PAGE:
39. The apparatus as in claim 39, further comprising a second angle indicator that is electrically connected at a distance to the apparatus such that the apparatus is not structurally attached.
40. The apparatus as in claim 30, wherein the angular rate sensor transmits data to the microprocessor via wireless communications.
41. The apparatus as in claim 29, wherein the wireless communications is infrared.
Description
FIELD OF THE INVENTION

The present invention relates generally to a torque angle measuring device. More particularly, the present invention relates to a torque angle sensor that measures the current angle of rotation applied beyond a point of reference.

BACKGROUND OF THE INVENTION

The importance of accurately and consistently controlling tension or preload applied to threaded fasteners increases with precision or criticality of parameters and tolerances of the assembly as a whole. This is particularly true in mass production of precision-designed equipment which may later be subjected to maintenance or repair, following which load applied to the assembly fasteners must be substantially the same as that applied during original manufacture. For example, in the manufacture of internal combustion engines designed for high performance and fuel economy, the head is fastened to the engine block with a plurality of bolts prior to final machining of various block/cylinder critical surfaces. In the event that the head is later removed for repair or replacement, it is important that the same be precisely reassembled to the block so as to restore relationships of critical surfaces obtained during the original manufacturing machining operations.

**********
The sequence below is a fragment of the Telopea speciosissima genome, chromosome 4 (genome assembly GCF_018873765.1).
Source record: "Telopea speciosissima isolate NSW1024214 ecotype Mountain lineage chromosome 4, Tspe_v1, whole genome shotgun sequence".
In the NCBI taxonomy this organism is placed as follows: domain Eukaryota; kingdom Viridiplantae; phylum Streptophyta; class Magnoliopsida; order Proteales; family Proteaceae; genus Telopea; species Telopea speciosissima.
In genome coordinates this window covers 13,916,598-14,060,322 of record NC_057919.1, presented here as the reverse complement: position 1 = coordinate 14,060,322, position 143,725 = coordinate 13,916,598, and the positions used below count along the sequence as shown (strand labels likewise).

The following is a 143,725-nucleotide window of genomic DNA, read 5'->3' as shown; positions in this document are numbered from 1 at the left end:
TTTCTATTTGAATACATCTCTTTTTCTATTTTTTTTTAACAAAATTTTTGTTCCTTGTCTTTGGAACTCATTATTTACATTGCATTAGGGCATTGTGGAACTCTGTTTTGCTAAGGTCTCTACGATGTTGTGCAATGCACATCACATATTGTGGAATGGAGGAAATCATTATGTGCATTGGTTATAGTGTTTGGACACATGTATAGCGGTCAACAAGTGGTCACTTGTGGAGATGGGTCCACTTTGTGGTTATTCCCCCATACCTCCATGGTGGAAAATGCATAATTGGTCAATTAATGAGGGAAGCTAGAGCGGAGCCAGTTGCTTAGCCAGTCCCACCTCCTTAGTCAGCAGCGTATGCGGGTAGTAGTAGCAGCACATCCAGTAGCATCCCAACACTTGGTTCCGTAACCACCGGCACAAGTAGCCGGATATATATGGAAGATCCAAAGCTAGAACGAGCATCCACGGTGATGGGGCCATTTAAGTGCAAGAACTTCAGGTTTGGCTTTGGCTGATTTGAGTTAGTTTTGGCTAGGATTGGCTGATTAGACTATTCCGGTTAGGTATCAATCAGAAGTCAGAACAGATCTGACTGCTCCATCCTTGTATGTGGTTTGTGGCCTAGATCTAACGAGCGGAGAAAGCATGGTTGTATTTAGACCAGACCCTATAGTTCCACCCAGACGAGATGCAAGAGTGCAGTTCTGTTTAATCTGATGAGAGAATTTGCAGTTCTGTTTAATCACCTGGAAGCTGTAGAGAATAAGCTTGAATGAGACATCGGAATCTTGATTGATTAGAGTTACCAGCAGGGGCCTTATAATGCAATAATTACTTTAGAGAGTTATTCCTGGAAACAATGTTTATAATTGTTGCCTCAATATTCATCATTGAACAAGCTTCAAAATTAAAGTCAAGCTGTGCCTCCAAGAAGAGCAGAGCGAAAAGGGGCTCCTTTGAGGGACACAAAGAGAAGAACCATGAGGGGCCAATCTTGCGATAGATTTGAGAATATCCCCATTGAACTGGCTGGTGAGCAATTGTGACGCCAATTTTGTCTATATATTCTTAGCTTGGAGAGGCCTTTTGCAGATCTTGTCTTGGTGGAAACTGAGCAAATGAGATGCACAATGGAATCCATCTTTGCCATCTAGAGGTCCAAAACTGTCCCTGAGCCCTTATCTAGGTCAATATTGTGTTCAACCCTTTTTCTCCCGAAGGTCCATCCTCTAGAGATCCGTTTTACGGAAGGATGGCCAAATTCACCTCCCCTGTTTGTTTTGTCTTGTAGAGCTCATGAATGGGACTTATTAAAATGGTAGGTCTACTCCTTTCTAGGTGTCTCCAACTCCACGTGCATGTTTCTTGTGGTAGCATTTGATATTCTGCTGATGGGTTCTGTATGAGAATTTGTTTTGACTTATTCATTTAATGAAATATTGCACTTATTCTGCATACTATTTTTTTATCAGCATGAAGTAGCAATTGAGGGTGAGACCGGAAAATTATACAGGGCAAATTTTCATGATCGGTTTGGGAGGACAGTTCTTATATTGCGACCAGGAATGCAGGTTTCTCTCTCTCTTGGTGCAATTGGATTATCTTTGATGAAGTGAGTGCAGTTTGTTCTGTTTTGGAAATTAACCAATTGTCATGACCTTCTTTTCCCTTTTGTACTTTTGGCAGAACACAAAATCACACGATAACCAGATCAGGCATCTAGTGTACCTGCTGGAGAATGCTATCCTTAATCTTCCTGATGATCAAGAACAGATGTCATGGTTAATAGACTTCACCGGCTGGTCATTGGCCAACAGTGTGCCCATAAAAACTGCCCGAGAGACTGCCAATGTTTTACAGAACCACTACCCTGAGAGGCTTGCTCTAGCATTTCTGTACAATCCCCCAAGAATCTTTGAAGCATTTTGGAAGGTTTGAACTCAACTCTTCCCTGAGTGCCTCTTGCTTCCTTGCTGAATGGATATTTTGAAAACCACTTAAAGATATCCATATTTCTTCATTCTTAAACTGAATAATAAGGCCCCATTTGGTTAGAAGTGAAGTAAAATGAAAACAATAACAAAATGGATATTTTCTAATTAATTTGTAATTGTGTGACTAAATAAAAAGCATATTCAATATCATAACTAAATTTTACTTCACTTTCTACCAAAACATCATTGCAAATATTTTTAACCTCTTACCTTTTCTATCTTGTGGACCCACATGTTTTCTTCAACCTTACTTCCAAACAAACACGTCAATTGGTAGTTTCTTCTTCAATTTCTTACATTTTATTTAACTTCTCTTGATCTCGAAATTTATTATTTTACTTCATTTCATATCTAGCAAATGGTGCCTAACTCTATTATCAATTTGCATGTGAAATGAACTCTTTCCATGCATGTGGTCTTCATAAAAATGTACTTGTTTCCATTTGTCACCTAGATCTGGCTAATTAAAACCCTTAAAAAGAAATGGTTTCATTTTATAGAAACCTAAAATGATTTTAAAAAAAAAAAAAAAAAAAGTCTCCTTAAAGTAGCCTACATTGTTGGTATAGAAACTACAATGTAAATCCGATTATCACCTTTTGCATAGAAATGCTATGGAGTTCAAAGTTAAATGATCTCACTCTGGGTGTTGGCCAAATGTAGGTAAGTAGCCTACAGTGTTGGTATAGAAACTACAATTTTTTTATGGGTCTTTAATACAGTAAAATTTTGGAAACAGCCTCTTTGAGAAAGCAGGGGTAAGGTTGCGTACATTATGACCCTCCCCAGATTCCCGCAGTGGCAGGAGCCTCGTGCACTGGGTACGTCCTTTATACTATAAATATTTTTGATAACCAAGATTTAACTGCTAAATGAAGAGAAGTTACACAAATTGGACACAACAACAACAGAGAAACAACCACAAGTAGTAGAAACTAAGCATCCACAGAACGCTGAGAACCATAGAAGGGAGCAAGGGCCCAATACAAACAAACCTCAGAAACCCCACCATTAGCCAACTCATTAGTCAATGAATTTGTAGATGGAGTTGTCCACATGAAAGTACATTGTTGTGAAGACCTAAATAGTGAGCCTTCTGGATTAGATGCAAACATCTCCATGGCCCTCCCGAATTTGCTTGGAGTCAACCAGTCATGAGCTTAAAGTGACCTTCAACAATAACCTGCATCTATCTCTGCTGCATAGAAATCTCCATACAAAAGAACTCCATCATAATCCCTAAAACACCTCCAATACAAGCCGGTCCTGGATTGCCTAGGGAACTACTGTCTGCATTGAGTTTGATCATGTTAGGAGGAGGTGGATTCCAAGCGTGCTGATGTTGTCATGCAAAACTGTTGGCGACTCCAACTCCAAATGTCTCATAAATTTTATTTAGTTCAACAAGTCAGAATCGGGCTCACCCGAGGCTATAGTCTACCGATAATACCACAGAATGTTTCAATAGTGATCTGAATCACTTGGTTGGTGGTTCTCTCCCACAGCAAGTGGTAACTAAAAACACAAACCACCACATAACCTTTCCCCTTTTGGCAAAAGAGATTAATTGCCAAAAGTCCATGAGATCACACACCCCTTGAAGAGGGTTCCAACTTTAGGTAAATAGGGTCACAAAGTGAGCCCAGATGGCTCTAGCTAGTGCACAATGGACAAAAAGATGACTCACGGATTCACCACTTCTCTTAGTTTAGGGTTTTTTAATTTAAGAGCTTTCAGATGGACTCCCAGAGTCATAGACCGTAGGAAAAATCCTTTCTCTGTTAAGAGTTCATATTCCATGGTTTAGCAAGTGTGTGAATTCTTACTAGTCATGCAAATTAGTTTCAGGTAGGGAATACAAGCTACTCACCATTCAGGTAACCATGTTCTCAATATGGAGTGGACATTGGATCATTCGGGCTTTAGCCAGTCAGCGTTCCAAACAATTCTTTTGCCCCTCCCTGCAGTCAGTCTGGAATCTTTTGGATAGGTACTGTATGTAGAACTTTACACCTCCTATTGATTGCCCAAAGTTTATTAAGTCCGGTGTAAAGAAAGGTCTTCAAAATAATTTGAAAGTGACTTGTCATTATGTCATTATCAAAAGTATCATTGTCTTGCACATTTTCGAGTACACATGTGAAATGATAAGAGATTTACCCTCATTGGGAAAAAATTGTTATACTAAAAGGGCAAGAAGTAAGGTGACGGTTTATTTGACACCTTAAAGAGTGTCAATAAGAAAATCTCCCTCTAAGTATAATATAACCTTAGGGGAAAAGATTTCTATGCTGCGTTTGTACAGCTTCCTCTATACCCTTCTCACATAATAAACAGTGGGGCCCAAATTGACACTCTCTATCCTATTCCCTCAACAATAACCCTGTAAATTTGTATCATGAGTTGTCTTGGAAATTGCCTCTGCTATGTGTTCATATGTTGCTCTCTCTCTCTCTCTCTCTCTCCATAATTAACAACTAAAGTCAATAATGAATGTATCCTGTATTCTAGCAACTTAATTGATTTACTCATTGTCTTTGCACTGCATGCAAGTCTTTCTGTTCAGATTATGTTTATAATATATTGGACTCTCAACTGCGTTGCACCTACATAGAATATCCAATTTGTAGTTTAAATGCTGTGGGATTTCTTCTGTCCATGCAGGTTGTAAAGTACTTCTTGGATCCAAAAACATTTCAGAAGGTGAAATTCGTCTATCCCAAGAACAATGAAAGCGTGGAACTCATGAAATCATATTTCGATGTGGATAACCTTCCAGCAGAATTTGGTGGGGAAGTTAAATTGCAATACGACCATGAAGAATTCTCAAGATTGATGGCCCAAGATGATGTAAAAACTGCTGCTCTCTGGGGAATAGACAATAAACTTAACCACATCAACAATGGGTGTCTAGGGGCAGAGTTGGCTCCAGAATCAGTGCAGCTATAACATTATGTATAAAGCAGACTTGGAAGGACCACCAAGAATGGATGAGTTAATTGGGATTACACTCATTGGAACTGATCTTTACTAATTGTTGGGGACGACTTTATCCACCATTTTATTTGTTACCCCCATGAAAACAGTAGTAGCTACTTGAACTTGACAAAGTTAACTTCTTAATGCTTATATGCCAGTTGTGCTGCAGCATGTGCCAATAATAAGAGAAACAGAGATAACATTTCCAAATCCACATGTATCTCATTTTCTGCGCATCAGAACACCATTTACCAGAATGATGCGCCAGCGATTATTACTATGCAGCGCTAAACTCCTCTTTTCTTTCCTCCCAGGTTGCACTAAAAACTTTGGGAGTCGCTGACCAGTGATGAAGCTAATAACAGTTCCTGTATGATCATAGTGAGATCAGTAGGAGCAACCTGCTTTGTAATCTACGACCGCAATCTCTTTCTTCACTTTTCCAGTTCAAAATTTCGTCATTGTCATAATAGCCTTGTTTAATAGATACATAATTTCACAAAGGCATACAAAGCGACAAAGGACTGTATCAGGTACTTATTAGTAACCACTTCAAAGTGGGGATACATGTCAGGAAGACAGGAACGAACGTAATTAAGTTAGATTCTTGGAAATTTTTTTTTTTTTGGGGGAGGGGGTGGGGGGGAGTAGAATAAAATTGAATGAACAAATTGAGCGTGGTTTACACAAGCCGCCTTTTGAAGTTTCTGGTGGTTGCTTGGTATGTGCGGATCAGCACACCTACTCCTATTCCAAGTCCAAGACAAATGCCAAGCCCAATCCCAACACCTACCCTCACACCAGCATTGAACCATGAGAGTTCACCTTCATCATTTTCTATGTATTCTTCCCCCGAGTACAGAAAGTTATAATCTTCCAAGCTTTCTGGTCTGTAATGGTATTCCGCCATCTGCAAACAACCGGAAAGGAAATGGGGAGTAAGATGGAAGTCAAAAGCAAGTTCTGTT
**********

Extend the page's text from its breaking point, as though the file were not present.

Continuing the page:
Conventionally, preloading of threaded fasteners in engine and other assembly applications is controlled by monitoring torque applied to the assembly tool, such as with a mechanical or electrical torque wrench. Fastener preload control through monitoring of fastener torque alone, however, yields unpredictable and inconsistent results due in part to varying friction between the mating threads and beneath the fastener head. Where it has been attempted to obtain greater uniformity through use of lubricants or the like, results have continued to be unsatisfactory.